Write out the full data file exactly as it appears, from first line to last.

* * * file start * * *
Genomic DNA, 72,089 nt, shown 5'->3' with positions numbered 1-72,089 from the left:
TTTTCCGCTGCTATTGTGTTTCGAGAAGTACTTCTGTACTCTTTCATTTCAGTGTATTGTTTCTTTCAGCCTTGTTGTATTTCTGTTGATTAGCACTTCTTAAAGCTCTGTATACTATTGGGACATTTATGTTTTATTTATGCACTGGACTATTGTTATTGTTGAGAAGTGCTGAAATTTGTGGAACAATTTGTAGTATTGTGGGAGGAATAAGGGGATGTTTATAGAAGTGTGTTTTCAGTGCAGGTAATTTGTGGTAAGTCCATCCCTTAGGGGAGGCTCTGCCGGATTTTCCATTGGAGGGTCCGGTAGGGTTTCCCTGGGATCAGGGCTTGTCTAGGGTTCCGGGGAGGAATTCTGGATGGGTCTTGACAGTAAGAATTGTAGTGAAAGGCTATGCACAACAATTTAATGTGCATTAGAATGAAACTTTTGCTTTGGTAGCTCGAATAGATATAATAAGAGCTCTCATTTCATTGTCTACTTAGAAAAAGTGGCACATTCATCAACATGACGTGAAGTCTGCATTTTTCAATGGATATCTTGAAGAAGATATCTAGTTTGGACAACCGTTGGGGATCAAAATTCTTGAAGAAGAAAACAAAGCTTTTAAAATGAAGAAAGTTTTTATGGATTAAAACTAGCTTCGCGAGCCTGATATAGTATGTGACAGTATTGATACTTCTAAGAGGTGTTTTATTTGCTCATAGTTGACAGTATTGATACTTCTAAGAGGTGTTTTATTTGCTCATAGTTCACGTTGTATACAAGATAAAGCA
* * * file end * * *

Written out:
Genomic DNA, 72,089 nt, shown 5'->3' with positions numbered 1-72,089 from the left:
TTTTCCGCTGCTATTGTGTTTCGAGAAGTACTTCTGTACTCTTTCATTTCAGTGTATTGTTTCTTTCAGCCTTGTTGTATTTCTGTTGATTAGCACTTCTTAAAGCTCTGTATACTATTGGGACATTTATGTTTTATTTATGCACTGGACTATTGTTATTGTTGAGAAGTGCTGAAATTTGTGGAACAATTTGTAGTATTGTGGGAGGAATAAGGGGATGTTTATAGAAGTGTGTTTTCAGTGCAGGTAATTTGTGGTAAGTCCATCCCTTAGGGGAGGCTCTGCCGGATTTTCCATTGGAGGGTCCGGTAGGGTTTCCCTGGGATCAGGGCTTGTCTAGGGTTCCGGGGAGGAATTCTGGATGGGTCTTGACAGTAAGAATTGTAGTGAAAGGCTATGCACAACAATTTAATGTGCATTAGAATGAAACTTTTGCTTTGGTAGCTCGAATAGATATAATAAGAGCTCTCATTTCATTGTCTACTTAGAAAAAGTGGCACATTCATCAACATGACGTGAAGTCTGCATTTTTCAATGGATATCTTGAAGAAGATATCTAGTTTGGACAACCGTTGGGGATCAAAATTCTTGAAGAAGAAAACAAAGCTTTTAAAATGAAGAAAGTTTTTATGGATTAAAACTAGCTTCGCGAGCCTGATATAGTATGTGACAGTATTGATACTTCTAAGAGGTGTTTTATTTGCTCATAGTTGACAGTATTGATACTTCTAAGAGGTGTTTTATTTGCTCATAGTTCACGTTGTATACAAGATAAAGCA